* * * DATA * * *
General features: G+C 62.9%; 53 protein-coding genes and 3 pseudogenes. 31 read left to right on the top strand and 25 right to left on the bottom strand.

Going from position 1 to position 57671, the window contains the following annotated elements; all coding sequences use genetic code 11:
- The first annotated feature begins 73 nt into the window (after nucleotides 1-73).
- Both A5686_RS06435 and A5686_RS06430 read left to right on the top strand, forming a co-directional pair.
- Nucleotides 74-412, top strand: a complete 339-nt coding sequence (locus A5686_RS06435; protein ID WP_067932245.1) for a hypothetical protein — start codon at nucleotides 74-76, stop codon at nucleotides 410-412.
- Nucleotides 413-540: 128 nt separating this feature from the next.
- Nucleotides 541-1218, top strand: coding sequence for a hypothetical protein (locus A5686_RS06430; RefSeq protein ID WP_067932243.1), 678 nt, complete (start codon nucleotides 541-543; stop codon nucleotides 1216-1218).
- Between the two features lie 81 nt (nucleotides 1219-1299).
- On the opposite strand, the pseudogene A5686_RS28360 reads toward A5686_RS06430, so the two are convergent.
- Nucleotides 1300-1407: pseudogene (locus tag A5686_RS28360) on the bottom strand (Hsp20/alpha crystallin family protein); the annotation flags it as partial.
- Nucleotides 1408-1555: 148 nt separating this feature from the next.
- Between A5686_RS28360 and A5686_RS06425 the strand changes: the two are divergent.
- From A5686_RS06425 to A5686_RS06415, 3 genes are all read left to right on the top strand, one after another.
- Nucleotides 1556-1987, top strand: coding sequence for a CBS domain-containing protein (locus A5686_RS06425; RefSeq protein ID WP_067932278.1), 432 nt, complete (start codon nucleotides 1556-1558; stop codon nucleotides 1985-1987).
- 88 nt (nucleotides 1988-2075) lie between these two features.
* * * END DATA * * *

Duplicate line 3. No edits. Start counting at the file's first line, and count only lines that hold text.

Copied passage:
- The first annotated feature begins 73 nt into the window (after nucleotides 1-73).